Press "Enter" to skip to content

Realistic Rabbits in Children’s Literature

By Emily Allgeyer

Pat the Bunny is a children's classic.  But what if the bunny doesn't want to be patted?  My bunnies are writing a book called Stop Trying to Pat Me and Give Me a Craisin.

Children's books are loaded with bunny rabbits.  Some of them are anthropomorphized humans, some of them are bunny-esque and some of them are just plain silly.

Goodnight Moon, Margaret Wise Brown's beloved classic, has one rabbit sitting sedately in a rocking chair and another one tucked into bed.  Where are the little bite marks on the rocking chair?  Rosemary Wells' Max and Ruby are hilarious bunny-human toddler hybrids.  Miffy, the star of Dick Bruna's books,  is a bunny who goes to school, the park and the zoo.  She dresses up on Halloween willingly.  So where is all the pooping, chewing, sniffing, nose wagging action in children's storybooks?  Here are some titles.

 

While We Were Out, by Ho Baek Lee and originally published in Korea, is about a bunny whose humans go on an overnight trip.  The bunny's hutch is on the balcony, but the balcony door is unlocked.  She slips it open and hops into the apartment, where she can do all the things she never gets to do when the humans are home.  The bunny stretches out and watches a video, tries on the youngest daughter's clothes, and finds the roller skates.  They are far too big for her.  How does she manage to skate?  With chopsticks as ski poles!  The bunny falls asleep in the humans' bed.  In the morning she slips back onto the balcony so that the humans will never suspect a thing.  Or will they find the poops?
 
First published in 1942, Marshmallow by Clare Turlay Newberry is the story of a tiny baby bunny called Marshmallow.  Actually, it's the story of Oliver, the middle-aged cat who likes his quiet life and his meals on time.  One day his human, Miss Tilly, brings home a tiny baby bunny called Marshmallow.  Oliver is horrified at this other creature, having never met a rabbit, socially or otherwise.  Marshmallow misses his mother.  Miss Tilly sensibly separates the cat and the rabbit, because Oliver is having predatory thoughts.  Until the day when Oliver opens the door to the living room and finds Marshmallow running laps.  Oliver's tail twitches, he's about to pounce, and then Marshmallow sees him and rushes up to him, assuming that this other furry thing must be his mother or another close relation.  From then on Marshmallow and Oliver are friends, and the book ends with  the funniest picture of an adult rabbit and a cat spooning.  This book should not be missing from the rabbit shelf in your library (other people have a rabbit shelf in their library, right?).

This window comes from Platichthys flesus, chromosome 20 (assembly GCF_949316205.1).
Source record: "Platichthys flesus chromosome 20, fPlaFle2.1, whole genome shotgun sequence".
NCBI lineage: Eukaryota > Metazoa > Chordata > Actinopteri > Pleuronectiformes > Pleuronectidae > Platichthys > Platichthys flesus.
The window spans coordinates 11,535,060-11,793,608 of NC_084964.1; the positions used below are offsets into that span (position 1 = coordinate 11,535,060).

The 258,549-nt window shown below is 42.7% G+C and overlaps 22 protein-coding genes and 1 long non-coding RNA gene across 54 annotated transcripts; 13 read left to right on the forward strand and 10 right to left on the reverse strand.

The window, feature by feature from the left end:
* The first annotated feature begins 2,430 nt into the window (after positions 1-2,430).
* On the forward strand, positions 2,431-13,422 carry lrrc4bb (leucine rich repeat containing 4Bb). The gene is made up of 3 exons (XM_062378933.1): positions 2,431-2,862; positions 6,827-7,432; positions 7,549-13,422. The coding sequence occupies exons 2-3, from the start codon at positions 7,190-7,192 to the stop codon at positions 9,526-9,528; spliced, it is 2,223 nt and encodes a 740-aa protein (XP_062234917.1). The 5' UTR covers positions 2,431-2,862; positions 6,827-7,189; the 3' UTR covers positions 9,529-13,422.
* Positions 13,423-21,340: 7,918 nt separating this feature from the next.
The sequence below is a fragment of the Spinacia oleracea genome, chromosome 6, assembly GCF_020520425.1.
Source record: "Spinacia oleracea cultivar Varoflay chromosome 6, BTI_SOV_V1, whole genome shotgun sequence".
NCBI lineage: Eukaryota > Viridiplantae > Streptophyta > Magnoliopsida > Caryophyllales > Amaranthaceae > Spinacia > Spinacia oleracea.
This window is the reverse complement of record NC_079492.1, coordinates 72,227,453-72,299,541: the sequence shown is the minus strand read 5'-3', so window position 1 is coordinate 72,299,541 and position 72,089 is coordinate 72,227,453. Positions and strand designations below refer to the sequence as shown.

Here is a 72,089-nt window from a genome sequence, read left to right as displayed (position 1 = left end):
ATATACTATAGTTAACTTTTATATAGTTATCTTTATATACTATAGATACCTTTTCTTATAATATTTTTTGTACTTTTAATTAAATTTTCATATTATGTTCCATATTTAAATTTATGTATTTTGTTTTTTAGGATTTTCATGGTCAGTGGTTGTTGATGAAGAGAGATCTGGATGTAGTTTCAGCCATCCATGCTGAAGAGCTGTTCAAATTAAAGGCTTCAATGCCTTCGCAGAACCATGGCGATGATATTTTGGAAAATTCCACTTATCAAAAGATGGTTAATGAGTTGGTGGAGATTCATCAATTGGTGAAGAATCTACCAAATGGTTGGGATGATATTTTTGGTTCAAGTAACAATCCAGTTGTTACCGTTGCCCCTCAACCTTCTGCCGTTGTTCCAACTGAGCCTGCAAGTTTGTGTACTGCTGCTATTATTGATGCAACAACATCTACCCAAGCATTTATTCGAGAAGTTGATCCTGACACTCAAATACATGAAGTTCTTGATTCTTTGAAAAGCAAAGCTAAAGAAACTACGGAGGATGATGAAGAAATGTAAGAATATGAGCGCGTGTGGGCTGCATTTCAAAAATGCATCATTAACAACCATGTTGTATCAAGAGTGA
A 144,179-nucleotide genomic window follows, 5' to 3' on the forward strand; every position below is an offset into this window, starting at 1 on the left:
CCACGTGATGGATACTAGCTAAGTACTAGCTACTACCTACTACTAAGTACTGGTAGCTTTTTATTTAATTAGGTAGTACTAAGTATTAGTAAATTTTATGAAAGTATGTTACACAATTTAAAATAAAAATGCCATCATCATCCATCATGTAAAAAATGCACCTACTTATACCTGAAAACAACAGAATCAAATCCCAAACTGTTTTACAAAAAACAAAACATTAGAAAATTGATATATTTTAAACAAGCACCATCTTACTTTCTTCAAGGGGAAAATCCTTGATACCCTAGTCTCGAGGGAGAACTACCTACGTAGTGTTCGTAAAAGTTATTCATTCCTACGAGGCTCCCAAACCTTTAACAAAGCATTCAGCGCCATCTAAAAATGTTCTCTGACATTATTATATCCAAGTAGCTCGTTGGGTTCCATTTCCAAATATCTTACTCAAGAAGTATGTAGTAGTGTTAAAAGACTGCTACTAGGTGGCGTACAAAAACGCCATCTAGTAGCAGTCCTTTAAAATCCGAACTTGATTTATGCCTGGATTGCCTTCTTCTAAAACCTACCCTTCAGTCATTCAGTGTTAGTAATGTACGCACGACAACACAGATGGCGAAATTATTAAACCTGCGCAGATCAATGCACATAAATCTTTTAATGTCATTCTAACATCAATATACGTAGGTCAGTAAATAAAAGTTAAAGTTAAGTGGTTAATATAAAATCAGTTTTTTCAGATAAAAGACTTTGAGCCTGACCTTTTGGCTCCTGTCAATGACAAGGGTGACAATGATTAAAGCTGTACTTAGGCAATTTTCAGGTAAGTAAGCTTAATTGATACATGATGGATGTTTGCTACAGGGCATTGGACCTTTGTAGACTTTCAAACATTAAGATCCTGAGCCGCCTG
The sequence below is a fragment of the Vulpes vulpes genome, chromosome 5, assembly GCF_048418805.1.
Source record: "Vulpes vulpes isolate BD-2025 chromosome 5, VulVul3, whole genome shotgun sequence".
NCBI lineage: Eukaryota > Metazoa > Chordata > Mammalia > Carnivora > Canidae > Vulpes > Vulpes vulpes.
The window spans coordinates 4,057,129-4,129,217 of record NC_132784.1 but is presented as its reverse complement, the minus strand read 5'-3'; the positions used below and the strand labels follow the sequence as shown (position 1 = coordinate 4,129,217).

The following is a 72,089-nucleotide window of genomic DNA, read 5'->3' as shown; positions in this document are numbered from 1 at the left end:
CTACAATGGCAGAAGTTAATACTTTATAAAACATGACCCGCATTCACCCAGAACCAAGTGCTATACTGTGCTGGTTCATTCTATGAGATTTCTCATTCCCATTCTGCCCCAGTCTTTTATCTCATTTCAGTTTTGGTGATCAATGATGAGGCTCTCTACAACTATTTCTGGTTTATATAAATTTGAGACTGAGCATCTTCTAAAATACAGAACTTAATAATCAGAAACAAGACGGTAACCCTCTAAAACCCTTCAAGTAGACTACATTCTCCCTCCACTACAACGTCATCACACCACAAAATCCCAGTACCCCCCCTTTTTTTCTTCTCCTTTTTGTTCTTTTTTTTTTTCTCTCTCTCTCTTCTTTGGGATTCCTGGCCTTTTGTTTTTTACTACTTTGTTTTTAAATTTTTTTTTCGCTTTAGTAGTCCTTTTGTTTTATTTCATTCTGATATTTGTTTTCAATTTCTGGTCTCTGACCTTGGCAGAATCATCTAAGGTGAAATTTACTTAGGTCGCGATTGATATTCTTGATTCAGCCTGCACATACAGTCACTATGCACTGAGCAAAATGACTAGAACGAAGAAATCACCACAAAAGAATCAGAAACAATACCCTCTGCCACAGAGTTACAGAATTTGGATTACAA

Margaret Wise Brown wrote over one hundred books for children, including the amazing but less than accurate, aforementioned Goodnight Moon and The Runaway Bunny.  Two other books she wrote about bunnies (out of at least twelve books featuring rabbits) are wild rabbit stories Home for a Bunny and Bunny's Noisy Book.  In Home for a Bunny, the bunny starts off with no home at all.  He walks down the road, asking a bird, a frog, and a gopher about their homes.  No, they tell him, he would fall out of the tree, he would drown, and the gopher's home is occupied  The bunny is sad, of course, until he meets another bunny.  Where does the bunny live?  Under a log.  The bunny moves in and together they snuggle in their bunny home.  Bunny's Noisy Book is about noise, but not from the bunny.  Margaret Wise Brown knew how quiet bunnies were.  The little bunny goes out to play and hears the rustling of leaves, the buzzing of bees, and then he yawns.  And what kind of noise does that make?
 
 
Less realistic than Marshmallow and While We Were Out is a hilarious book by Francisco Pittau.  Or maybe it is more realistic than the other books, because Perry Poops.  Perry is a rabbit who lives in a village with his friends: the pig, the goose and the cow.  And Perry poops.  Perry poops a trail of poops behind him wherever he goes that causes trouble for his friends, who have to learn that poop is neither jewelry nor food.  Perry poops so much that his friends put him in a gorge, but then they miss him.  So the pig, the goose and the cow go out to the gorge to bring Perry back to their village.  But when they arrive at the gorge, Perry's poops have filled it in and Perry is sitting on top of mountain of poop eating a carrot.    What can you do with a mountain of poop?  Go skiiing!  And what book is more realistic than the one about a mountain of rabbit poop?
 
 
 
 
**********************************************************
 
Emily Allgeyer lives with four rabbits in Minneapolis, MN
 
 
 

Leave a Reply

Your email address will not be published. Required fields are marked *